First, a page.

Scorches nearly 50 acres

by: Photo by Joe McHaney - A fast moving fire threatened two homes and three other structures on the hills west of Madras on July 2.

   Five structures were threatened last week when a grass fire took off and scorched nearly 50 acres on the hills west of Madras.
   A passerby called in the fire, which had started along Canyon Drive under the Burlington Northern Railroad trestle, at 3:14 p.m. July 2.
   Jefferson County Fire Marshal Tom Jaca said that the fast moving, wind-driven fire was a challenge to firefighters, due to the topography of the canyon area.
   There was no property loss, but two homes, a large barn and two outbuildings were threatened when the fire spread.
   "It wrapped around the hill," said Jaca. "We stopped it prior to the structures up behind Ahern's Market."
   The Jefferson County Fire Department arrived at the fire six minutes after the call.
   However, Jaca noted, "One engine company (was) on an alarm call in the community of Culver at the time of the tone-out, which increased the response time for appropriate apparatus to respond."
   With mutual aid assistance from the Crooked River Ranch Fire Department and the Bureau of Indian Affairs Hotshots, the fire department secured the scene in just over five hours. A total of 46 firefighters worked on the fire, with five brush engines, four support vehicles, two water tenders, one structure engine and a rescue vehicle.
   The fire is still under investigation, but Jaca said it was started by fireworks, which continued to cause problems all week.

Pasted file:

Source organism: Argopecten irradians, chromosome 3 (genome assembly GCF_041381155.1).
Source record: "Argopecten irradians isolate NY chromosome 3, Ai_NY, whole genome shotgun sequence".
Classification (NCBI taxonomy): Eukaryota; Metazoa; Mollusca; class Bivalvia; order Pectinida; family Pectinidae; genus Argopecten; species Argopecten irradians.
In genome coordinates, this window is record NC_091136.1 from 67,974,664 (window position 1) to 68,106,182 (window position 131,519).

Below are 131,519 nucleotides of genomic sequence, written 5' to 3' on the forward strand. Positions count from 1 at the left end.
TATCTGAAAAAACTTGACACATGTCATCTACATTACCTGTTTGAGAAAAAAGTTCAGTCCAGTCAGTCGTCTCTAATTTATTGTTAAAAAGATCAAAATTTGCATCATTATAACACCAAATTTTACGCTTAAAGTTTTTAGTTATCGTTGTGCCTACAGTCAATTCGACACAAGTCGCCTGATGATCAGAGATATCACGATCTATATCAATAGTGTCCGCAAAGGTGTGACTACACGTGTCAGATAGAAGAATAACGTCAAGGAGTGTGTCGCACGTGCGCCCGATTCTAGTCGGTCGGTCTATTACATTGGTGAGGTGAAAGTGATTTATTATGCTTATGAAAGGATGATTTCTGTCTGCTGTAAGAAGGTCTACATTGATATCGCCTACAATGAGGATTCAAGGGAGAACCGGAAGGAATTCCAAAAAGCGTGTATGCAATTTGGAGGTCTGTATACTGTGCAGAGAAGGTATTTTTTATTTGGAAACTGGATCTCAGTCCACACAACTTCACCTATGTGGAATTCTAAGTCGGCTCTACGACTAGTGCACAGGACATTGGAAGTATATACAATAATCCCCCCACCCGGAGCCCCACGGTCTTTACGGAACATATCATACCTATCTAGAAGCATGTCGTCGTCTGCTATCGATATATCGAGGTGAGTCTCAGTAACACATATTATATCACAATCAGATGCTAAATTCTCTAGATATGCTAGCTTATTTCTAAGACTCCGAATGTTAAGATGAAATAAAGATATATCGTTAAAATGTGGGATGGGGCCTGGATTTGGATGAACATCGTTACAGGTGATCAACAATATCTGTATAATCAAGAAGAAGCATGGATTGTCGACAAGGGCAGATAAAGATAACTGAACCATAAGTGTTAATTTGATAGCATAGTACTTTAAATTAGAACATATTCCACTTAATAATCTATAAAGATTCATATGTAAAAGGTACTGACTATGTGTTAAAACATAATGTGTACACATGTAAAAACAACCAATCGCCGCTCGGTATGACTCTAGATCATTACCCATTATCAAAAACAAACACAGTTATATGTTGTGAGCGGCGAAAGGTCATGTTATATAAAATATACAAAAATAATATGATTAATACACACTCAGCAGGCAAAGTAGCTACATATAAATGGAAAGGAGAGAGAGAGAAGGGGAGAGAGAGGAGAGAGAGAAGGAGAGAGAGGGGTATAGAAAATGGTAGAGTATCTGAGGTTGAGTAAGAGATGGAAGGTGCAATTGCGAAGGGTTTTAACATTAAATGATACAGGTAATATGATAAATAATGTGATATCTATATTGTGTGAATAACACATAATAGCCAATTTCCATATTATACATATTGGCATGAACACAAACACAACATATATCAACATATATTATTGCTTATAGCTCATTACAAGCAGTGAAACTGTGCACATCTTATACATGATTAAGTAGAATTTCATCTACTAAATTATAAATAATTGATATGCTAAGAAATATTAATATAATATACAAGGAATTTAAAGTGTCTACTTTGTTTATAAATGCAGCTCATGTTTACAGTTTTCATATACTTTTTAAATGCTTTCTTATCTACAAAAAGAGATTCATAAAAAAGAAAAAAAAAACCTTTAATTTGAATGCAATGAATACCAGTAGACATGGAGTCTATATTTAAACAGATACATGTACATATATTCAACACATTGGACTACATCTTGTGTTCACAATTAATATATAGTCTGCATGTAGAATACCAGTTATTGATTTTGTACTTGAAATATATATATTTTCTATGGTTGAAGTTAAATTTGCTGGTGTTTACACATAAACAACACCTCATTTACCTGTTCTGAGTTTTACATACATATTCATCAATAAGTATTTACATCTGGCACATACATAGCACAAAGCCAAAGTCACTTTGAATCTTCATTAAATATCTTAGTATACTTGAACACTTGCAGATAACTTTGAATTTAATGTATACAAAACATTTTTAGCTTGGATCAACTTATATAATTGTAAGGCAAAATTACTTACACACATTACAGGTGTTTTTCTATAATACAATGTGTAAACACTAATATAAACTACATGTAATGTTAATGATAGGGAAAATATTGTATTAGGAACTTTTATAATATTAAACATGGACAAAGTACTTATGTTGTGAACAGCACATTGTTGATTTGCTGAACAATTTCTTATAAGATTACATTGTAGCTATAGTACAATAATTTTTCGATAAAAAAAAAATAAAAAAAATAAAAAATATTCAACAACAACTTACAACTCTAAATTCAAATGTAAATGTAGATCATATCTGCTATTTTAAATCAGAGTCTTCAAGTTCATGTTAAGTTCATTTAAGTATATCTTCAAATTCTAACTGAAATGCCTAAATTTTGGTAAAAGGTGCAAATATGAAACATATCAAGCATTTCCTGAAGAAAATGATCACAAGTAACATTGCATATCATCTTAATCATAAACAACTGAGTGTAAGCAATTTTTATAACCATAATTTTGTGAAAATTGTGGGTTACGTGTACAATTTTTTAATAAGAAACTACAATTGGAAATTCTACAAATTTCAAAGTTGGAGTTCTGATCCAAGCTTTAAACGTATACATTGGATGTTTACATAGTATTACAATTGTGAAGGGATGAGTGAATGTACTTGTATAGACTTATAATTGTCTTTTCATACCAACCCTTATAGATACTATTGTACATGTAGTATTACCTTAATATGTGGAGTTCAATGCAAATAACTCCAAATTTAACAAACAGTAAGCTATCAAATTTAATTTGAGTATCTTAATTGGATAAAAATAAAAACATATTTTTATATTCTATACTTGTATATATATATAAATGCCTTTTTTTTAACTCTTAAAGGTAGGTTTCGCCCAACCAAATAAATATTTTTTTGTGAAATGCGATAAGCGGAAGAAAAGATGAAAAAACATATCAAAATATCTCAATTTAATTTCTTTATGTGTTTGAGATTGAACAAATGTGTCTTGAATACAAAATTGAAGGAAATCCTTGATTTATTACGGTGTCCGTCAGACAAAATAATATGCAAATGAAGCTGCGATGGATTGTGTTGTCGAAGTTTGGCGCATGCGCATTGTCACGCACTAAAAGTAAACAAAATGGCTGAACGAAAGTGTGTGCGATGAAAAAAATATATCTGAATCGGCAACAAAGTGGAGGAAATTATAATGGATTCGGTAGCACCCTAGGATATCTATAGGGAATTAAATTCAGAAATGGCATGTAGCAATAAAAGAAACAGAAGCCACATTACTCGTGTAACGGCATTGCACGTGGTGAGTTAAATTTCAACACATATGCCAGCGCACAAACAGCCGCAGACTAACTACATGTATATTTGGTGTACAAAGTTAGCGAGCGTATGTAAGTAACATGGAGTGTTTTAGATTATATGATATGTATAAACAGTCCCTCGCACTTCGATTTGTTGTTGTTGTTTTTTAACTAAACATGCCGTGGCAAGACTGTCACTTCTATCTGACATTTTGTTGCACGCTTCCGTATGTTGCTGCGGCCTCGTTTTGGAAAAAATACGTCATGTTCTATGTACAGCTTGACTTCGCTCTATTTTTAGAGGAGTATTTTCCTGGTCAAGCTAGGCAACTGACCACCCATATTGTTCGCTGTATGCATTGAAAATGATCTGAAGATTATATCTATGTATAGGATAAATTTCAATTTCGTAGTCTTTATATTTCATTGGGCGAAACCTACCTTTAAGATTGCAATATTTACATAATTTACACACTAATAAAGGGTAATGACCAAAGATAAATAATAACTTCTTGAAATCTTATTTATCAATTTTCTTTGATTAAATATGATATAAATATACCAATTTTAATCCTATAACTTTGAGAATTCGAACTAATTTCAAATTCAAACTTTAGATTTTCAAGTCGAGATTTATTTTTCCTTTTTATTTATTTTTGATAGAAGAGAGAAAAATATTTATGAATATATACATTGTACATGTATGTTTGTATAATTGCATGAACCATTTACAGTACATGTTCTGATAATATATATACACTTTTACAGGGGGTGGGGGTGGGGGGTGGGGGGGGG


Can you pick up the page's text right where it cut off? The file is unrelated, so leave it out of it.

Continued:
"There was a lot of calls handled by law enforcement due to illegal fireworks and we actually had three small fires started by illegal fireworks on July 4," he said.
   "With the warm temperatures that we have ahead of us, conditions will be getting worse for fire, and people need to be more careful," he added.
   Jaca reminded county residents that open burning is not allowed. "We're in summer burning restrictions -- approved burn barrels only (with covers) from sun up to 10 a.m.," he said.
   Should a fire get away from someone who is burning outside the restrictions, Jaca said, it would be considered reckless burning, and the person could be liable for the cost of property damage and fire suppression.
   The same applies for those using illegal fireworks. "The responsibility of their action falls on them," he said. "Any damage to any property caused by illegal fireworks becomes the responsibility of the person lighting the fireworks."
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